Marine Corps Marathon weather history is one of wild temperature swings

D.C. has been in the spotlight for hosting one of the world’s largest marathons for the past 47 years, but the weather has been anything but consistent.

The annual Marine Corps Marathon is supported by men and women of the U.S. Marine Corps and provides runners a tour of D.C.’s most recognizable landmarks.

Although the race has upheld its prestige through the years, one variable that can change from year-to-year is the weather. Believe it or not, there can be a 45-degree swing in temperatures at the end of October in the District.



The warmest Marine Corps Marathon was in 2016, when temperatures hit 80 degrees at the finish line. Just five years prior, 2011 was the race’s coldest with a chilly 35 degrees as runners toed the start line.

Ask most runners and they will say the ideal marathon weather is cloudy skies, light to calm wind and temperatures in the 40s.

Being in the transition season between summer and winter, D.C. can see a wide assortment of temperatures in late October. When lows and highs over the last 30 years are averaged, the city starts in the upper 40s and ends up in the lower 60s for the end of October.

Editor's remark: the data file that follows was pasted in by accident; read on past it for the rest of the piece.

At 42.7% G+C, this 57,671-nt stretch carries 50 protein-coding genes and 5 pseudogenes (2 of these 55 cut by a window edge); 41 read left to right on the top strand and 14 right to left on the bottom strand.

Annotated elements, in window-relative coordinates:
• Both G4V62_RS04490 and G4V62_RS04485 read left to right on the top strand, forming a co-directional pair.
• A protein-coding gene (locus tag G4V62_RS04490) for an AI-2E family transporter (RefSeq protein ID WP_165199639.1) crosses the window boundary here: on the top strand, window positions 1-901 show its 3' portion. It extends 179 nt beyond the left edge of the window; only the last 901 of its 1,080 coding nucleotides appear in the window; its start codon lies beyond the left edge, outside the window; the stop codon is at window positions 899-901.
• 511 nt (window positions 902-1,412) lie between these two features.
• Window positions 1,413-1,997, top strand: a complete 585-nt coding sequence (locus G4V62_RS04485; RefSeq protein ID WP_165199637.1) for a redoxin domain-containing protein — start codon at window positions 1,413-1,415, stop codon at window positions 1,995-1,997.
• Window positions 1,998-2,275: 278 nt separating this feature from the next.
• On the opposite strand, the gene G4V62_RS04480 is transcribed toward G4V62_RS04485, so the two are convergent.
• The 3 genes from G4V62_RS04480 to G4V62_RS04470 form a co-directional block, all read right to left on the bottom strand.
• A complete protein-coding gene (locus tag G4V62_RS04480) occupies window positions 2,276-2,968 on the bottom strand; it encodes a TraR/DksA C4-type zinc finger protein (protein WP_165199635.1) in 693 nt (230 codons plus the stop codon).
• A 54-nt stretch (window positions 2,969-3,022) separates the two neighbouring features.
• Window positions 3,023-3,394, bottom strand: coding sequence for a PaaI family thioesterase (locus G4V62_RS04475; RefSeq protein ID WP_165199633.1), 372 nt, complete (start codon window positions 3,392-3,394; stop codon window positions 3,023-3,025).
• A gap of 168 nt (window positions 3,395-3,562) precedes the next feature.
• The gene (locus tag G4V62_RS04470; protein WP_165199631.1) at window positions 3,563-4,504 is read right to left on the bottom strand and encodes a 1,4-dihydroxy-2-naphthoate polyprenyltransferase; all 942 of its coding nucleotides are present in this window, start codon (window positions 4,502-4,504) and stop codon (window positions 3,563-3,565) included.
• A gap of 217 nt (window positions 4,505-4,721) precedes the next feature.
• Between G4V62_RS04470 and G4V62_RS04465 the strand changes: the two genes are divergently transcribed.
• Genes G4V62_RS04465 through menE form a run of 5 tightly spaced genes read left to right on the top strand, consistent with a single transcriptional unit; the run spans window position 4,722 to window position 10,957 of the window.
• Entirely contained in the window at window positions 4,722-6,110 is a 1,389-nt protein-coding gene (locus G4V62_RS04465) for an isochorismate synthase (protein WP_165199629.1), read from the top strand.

But as we all know, the weather is rarely “average.”

A look at Sunday’s weather extremes for this year’s Marine Corps Marathon shows the record high was 82 degrees in 1996, with a record low of 32 degrees observed in 1969.

When rain does occur in late October, unless linked with a tropical system, it doesn’t usually produce torrential downpours and flooding. The record rainfall for Oct. 30 is only 0.84 inch in 2012.

Runners hitting the course Sunday won’t sweat too much this year. Canadian high pressure will bring a light northeast breeze with clouds shielding the sun, but no rain.

Temperatures will rise from 50 degrees at the start to near 60 degrees at the finish line for the marathon. Best wishes for a successful and safe race to all the 10K and marathon runners.

Chad Merrill

Chad Merrill is a meteorologist and digital weather content producer for WTOP. Prior to joining WTOP, Chad was a meteorologist in the private industry and television. He loves to share his passion with listeners and readers and is eager to hear from anyone who has any weather questions!

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